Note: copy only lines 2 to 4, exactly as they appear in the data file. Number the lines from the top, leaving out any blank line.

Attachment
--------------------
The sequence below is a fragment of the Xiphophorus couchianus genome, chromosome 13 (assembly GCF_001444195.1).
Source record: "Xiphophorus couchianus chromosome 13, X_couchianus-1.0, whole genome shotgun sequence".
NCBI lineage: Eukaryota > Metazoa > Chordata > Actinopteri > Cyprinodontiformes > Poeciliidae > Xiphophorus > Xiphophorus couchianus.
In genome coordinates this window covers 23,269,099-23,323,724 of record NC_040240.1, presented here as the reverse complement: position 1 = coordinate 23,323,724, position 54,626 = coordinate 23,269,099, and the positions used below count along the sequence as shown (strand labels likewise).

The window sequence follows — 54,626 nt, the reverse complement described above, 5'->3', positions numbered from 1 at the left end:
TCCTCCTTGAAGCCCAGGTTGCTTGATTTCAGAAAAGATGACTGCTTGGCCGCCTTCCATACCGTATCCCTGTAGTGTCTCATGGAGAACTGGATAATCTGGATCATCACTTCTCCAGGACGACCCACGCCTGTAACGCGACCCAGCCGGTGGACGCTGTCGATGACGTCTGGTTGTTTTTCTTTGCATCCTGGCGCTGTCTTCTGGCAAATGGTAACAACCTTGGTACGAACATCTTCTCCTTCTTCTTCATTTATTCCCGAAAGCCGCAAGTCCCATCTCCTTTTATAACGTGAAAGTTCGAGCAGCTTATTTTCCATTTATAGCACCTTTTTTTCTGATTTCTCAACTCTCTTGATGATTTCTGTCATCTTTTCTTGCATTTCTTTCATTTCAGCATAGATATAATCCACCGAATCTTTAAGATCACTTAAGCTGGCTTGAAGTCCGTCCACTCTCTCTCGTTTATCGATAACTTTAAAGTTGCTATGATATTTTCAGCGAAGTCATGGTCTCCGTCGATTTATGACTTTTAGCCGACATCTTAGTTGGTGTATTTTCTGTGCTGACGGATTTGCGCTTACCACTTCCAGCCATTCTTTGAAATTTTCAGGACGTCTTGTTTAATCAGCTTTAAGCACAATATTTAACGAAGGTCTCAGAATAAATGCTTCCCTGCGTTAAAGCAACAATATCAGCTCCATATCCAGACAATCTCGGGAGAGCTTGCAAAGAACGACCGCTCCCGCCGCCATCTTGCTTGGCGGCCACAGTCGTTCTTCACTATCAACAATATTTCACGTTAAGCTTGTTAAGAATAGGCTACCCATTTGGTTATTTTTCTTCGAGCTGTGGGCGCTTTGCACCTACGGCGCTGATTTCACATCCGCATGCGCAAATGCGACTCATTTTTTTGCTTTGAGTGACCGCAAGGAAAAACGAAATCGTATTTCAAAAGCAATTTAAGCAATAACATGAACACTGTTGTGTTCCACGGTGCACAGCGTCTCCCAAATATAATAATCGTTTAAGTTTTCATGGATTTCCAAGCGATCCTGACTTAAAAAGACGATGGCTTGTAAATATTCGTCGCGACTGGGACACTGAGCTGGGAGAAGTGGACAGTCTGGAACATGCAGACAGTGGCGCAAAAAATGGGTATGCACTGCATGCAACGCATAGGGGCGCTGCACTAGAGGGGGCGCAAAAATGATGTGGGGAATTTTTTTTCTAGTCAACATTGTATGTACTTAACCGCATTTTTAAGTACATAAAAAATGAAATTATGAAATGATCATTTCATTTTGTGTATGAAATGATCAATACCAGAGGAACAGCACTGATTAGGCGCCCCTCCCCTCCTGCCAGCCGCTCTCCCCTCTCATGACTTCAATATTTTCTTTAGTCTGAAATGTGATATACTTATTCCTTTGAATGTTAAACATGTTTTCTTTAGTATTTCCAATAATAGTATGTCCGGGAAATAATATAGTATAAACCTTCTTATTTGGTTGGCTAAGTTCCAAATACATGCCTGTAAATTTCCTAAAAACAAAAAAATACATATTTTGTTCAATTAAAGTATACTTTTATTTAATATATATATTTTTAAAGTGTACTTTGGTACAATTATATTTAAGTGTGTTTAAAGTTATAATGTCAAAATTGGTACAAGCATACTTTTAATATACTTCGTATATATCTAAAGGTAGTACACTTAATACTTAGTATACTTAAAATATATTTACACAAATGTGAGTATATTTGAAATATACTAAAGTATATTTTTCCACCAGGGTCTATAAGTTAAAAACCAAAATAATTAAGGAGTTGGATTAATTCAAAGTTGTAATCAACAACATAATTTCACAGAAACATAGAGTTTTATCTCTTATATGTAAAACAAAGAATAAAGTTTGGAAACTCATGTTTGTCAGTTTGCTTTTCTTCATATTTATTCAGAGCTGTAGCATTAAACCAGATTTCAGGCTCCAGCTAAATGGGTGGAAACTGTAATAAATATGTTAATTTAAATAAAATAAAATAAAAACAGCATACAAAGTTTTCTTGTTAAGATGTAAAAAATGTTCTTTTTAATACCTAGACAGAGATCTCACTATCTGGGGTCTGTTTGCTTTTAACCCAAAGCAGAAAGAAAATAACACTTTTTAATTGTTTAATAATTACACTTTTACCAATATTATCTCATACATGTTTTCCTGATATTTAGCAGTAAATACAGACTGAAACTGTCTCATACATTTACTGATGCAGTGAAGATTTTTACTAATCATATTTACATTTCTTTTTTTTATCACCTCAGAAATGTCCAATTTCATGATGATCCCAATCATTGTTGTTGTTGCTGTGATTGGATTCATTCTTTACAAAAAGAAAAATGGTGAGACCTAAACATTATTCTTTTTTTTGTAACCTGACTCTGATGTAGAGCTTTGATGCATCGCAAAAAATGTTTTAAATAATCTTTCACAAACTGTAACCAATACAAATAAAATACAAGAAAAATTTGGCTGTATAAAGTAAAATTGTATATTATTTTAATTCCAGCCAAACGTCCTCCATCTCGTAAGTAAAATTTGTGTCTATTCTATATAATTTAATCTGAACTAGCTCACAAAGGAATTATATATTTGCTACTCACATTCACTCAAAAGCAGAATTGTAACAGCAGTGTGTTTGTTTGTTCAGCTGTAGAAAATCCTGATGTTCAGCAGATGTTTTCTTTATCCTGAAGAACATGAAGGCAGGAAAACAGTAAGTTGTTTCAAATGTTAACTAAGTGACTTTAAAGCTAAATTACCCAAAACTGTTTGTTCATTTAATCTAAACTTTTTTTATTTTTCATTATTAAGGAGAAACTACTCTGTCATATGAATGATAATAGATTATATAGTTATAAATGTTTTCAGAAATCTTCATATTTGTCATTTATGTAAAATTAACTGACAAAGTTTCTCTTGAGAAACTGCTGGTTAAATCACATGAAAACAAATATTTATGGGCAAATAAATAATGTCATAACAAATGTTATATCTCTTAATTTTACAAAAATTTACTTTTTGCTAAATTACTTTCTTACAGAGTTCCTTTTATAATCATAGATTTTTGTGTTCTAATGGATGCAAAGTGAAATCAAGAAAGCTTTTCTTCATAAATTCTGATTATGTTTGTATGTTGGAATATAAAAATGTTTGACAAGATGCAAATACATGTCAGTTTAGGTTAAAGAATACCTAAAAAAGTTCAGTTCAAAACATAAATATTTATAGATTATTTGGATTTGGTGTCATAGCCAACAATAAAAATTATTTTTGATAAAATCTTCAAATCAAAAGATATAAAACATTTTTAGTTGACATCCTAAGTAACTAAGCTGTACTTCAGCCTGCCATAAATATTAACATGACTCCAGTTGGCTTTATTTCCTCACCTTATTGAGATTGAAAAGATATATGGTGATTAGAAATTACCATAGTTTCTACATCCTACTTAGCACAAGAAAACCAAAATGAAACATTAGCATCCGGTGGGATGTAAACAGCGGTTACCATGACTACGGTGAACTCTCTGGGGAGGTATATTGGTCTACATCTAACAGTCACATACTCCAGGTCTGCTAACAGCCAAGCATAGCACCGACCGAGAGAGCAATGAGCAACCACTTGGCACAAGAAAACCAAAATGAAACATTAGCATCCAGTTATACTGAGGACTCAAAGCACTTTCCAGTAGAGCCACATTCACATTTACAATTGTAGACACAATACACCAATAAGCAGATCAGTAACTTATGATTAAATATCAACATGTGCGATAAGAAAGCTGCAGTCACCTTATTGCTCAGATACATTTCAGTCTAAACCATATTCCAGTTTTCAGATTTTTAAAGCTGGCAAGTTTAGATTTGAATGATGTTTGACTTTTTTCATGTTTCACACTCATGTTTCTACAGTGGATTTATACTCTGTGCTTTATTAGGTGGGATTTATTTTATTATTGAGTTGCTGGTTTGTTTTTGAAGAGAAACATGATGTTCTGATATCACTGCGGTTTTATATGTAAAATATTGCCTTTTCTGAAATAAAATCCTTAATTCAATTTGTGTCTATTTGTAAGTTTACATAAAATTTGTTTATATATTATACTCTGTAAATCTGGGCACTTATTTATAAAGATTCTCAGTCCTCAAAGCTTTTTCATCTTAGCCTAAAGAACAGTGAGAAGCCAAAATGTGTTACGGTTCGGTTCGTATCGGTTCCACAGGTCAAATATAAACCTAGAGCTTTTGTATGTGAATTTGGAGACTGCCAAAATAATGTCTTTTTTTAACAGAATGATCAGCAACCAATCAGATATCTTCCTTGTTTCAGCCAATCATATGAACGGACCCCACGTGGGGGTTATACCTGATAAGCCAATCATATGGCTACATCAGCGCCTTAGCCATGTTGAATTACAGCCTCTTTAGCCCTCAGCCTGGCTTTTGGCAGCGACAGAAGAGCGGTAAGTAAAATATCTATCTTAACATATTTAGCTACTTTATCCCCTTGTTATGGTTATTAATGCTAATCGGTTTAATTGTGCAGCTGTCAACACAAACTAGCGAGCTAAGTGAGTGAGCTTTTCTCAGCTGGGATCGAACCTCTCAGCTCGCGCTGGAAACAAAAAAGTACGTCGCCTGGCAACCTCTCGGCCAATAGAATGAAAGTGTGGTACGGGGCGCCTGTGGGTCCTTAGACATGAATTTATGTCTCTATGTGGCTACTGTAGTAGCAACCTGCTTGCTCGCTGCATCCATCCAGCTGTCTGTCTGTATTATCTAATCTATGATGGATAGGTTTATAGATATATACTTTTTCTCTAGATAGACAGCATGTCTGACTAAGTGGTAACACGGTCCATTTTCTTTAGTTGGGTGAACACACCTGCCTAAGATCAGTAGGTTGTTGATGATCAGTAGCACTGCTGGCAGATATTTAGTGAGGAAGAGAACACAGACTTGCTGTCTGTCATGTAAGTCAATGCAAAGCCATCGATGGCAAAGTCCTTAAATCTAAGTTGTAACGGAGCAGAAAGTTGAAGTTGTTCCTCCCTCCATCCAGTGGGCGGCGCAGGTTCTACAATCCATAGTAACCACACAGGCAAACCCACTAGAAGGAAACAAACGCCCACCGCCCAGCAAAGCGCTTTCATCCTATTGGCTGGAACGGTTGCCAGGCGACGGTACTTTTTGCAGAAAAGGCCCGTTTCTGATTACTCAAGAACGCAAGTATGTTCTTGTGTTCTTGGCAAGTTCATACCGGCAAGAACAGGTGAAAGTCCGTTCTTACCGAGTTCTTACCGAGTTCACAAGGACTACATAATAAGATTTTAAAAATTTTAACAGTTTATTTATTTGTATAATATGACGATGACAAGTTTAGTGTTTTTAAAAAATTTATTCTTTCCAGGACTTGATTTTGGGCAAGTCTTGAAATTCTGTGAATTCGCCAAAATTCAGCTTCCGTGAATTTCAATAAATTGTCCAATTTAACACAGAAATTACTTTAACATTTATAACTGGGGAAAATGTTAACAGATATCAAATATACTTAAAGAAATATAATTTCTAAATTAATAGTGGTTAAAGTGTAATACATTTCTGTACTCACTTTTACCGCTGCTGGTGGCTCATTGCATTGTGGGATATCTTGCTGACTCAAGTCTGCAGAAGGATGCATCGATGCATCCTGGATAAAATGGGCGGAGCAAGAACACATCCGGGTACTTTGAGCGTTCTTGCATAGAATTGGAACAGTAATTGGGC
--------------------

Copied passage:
Source record: "Xiphophorus couchianus chromosome 13, X_couchianus-1.0, whole genome shotgun sequence".
NCBI lineage: Eukaryota > Metazoa > Chordata > Actinopteri > Cyprinodontiformes > Poeciliidae > Xiphophorus > Xiphophorus couchianus.
In genome coordinates this window covers 23,269,099-23,323,724 of record NC_040240.1, presented here as the reverse complement: position 1 = coordinate 23,323,724, position 54,626 = coordinate 23,269,099, and the positions used below count along the sequence as shown (strand labels likewise).